Epiphany 6 Jan 22
When J F Kennedy was inaugurated President of the United States of America in 1961 he finished his speech with some strong words after he’d outlined the battle for freedom with which the Western world was then engaged. These words he used: “And so, my fellow Americans: ask not what your country can do for you — ask what you can do for your country.” Interestingly, by the way, President Kennedy was the first ever Roman Catholic President of the USA and Joe Biden is only the second.
Anyway, a lot of Christians in this country see the Church with the eyes of the consumer, going when they observe their own need, when they require a service. They may even be willing to pay for it, but that cannot be assumed. One of the task of the Church in her mission is to call back to the fold those who know baptisms, weddings and funerals should be in the House of God but are the rest of the time content to absent themselves from the fellowship of the faithful. It’s hard in a consumerist society which sees their actions as perfectly reasonable.
President Kennedy’s concluding statement is seeking to challenge the same set of assumptions. The individual of the modern world asks what he or she can get out of something, not what can, ought or may be needed to be given, to be offered. Today’s Feast of the Epiphany has at it’s heart the concept of offering, as we heard from St Matthew’s Gospel: “Then, opening their treasure, they offered Him gifts of gold and frankincense and myrrh.” These gifts have been used in modern times to tell us about the kings and we’ve wrongly assumed that there were three of them, which Scripture does not tell us. In ancient commentaries on the Bible, the gifts are seen as more importantly telling us about the child Jesus to whom they were offered. As Pope St Gregory the Great wrote: “Gold, as to a King; frankincense, as sacrifice to God; myrrh, as embalming the body of the dead.” All these three tell us about who this child is whose birth we have been celebrating since Christmas Eve.
Christina Rossetti in writing the beautiful hymn, In the bleak midwinter, came up with with amazing last verse: “What can I give Him, poor as I am? If I were a shepherd, I would bring a lamb. If I were a wise man I would do my part. But what I can I give Him, give Him my heart.” But perhaps she too falls in to the trap of thinking the offering, the gift should communicate something of the identity of the giver of the gift, rather than something of the One to whom we give it. Do we fall in to this trap too? Think about what we can give, amid all the other pressures of our life, without wondering if what we give to God is just a bit lousy and half-hearted?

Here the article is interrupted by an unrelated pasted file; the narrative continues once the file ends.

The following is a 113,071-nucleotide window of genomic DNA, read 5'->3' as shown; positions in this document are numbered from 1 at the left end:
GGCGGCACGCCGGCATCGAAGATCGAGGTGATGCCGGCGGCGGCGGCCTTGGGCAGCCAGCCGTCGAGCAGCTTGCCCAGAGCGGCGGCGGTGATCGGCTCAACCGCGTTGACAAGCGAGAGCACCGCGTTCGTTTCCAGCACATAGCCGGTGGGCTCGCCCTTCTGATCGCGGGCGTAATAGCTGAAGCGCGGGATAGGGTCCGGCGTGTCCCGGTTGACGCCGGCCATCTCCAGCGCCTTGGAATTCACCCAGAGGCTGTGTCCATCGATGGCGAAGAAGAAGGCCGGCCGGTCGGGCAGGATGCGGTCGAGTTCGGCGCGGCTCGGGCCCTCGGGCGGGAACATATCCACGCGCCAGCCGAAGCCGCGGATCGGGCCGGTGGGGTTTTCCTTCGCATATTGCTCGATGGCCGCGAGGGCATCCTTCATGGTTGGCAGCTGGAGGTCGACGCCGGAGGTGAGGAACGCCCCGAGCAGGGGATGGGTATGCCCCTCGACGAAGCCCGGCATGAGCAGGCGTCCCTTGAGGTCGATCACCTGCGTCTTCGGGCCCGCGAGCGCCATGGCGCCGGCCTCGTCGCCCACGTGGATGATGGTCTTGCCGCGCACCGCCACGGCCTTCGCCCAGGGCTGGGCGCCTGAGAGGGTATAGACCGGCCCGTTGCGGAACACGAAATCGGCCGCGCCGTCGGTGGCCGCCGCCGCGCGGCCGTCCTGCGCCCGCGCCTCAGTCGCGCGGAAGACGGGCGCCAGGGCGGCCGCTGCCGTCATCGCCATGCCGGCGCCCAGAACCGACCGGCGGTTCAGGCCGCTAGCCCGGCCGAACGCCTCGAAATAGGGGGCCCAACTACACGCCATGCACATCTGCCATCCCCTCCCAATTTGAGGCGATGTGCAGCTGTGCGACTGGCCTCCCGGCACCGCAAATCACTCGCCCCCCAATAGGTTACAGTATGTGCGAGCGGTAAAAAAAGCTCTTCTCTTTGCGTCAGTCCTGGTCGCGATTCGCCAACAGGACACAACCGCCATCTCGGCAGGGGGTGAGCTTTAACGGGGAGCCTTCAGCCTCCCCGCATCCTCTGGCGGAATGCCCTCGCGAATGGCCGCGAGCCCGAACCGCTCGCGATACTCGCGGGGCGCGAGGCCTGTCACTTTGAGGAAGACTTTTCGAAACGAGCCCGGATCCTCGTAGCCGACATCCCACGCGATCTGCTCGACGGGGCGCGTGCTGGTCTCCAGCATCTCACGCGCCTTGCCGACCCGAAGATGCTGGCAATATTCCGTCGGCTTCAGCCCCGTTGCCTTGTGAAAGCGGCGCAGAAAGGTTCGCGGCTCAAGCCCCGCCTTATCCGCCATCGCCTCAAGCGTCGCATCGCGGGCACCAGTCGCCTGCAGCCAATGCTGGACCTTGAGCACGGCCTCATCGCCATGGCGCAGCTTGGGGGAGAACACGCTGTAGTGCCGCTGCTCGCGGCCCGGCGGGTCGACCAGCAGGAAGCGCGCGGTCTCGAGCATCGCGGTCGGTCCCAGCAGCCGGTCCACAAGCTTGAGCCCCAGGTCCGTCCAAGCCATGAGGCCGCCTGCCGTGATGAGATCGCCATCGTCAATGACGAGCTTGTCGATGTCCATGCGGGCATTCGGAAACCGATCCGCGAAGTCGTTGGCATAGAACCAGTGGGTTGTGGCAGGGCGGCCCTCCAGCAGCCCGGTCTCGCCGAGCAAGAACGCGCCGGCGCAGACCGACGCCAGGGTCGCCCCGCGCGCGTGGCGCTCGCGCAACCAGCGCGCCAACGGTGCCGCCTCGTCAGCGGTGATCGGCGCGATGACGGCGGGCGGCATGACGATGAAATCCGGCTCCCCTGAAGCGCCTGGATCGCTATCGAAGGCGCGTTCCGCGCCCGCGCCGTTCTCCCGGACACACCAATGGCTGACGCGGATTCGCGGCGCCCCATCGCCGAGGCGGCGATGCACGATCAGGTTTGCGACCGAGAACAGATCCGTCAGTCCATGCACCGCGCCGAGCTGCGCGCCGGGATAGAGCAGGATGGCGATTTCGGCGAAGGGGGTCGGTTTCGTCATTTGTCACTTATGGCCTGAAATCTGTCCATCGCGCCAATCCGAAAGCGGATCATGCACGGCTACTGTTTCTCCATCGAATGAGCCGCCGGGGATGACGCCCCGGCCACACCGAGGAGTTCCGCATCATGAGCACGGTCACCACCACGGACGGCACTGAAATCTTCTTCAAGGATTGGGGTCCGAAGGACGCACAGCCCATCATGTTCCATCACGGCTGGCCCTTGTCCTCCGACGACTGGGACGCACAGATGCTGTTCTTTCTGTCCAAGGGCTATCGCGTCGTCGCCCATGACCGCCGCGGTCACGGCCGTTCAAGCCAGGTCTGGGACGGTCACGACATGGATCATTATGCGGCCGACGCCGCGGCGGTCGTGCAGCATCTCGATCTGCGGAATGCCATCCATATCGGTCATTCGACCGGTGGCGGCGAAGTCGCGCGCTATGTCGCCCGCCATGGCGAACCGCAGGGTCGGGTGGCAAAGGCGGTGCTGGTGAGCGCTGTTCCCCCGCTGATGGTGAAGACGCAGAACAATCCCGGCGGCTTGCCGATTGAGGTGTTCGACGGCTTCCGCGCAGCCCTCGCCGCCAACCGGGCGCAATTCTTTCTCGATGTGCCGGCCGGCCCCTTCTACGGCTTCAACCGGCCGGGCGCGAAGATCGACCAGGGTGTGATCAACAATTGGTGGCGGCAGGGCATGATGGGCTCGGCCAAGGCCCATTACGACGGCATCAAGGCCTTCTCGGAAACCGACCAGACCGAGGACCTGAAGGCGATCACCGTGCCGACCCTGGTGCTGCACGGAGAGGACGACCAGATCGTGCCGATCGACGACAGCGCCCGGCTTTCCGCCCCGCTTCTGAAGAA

Notice how St Matthew makes the observation that they offer the gifts “opening their treasure.” Only four chapters later in his Gospel, Matthew records these words of our Lord referring to treasure once again: “Do not lay up for yourselves treasures on earth, where moth and rust consume and where thieves break in and steal, but lay up for yourselves treasures in heaven, where neither moth nor rust consumes and where thieves do not break in and steal. For where your treasure is, there will your heart be also,” (St Matthew 6:19-20). We are to treasure the life of Heaven and this is where we are to focus our heart’s desires. We open our heart to the Lord and He will see there what we really value and focus on, warts and all. One of the pre-Reformation prayers of the Anglican tradition begins: “Almighty God unto whom all hearts are open, all desires known and from whom no secrets are hidden, cleanse the thoughts of our hearts by the inspiration of thy Holy Spirit that we may perfectly love thee.”
The heart as the place where there is perfect communication and union was seen also in the Gospel on Sunday. St John concludes his opening verses with the beautiful image of hope: “No one has ever seen God; the only Son, who is in the bosom of the Father, he has made him known.” It’s a difficult phrase to translate without being almost overly biological and losing some of the beauty of the intimacy that St John is trying to indicate. Jesus rests on the heart of the Father. The hymn we’ll sing on Sunday reminds us that our Lord is “Of the Father’s heart begotten, ‘ere the worlds began to be.”
St John picks up the importance of the heart later in His Gospel at the Last Supper where Jesus gives a new commandment to love one another, and washes the feet of His disciples, leaving them an example. John records that this happens “during supper, when the devil had already put it into the heart of Judas Iscariot … to betray Him,” (St John 13:2). The origin of the hatred, the fear, the chaotic desires is the heart, that from within (St Mark 7:15).
In contrast at this Last Supper, while Judas planned betrayal, the author of the Gospel, St John “leans on the bosom of the Son:” the same phrase as used to describe our Lord leaning on the Father at the start of the Gospel. As Jesus and the Father are one; so we, the Church, are to be one with the Lord, listening to His beating heart and letting our own beat with Him (St John 12). What greater treasure can there be in our heart, than that which is also to be found in the pierced and sacred heart of the Lord our God? We pray, then, that the love of the Lord Jesus will fill our hearts. That we may then offer to Him that which He has given us. I paraphrase “And so, my fellow Christians: ask not what your God can do for you — ask what you can do for your God.”